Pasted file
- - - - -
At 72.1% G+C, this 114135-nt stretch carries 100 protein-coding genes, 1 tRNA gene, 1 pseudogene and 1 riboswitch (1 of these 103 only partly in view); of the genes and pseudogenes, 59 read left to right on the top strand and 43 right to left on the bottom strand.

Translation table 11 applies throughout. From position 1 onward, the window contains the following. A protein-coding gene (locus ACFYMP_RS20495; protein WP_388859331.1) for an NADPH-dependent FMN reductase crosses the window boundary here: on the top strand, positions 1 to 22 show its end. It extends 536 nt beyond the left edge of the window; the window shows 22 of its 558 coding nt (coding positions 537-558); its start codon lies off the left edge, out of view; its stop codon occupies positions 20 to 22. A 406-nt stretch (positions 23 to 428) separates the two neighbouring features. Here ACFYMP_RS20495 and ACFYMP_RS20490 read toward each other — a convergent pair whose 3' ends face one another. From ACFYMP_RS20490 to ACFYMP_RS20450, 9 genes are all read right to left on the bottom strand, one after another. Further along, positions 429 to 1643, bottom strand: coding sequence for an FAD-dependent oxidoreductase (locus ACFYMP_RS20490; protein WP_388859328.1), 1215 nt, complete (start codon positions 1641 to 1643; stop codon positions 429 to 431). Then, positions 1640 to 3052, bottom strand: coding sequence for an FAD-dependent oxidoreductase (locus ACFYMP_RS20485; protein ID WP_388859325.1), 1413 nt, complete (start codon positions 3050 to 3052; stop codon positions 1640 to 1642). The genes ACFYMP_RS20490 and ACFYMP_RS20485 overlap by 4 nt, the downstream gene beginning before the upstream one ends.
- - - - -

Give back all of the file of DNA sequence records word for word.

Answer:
At 72.1% G+C, this 114135-nt stretch carries 100 protein-coding genes, 1 tRNA gene, 1 pseudogene and 1 riboswitch (1 of these 103 only partly in view); of the genes and pseudogenes, 59 read left to right on the top strand and 43 right to left on the bottom strand.

Translation table 11 applies throughout. From position 1 onward, the window contains the following. A protein-coding gene (locus ACFYMP_RS20495; protein WP_388859331.1) for an NADPH-dependent FMN reductase crosses the window boundary here: on the top strand, positions 1 to 22 show its end. It extends 536 nt beyond the left edge of the window; the window shows 22 of its 558 coding nt (coding positions 537-558); its start codon lies off the left edge, out of view; its stop codon occupies positions 20 to 22. A 406-nt stretch (positions 23 to 428) separates the two neighbouring features. Here ACFYMP_RS20495 and ACFYMP_RS20490 read toward each other — a convergent pair whose 3' ends face one another. From ACFYMP_RS20490 to ACFYMP_RS20450, 9 genes are all read right to left on the bottom strand, one after another. Further along, positions 429 to 1643, bottom strand: coding sequence for an FAD-dependent oxidoreductase (locus ACFYMP_RS20490; protein WP_388859328.1), 1215 nt, complete (start codon positions 1641 to 1643; stop codon positions 429 to 431). Then, positions 1640 to 3052, bottom strand: coding sequence for an FAD-dependent oxidoreductase (locus ACFYMP_RS20485; protein ID WP_388859325.1), 1413 nt, complete (start codon positions 3050 to 3052; stop codon positions 1640 to 1642). The genes ACFYMP_RS20490 and ACFYMP_RS20485 overlap by 4 nt, the downstream gene beginning before the upstream one ends.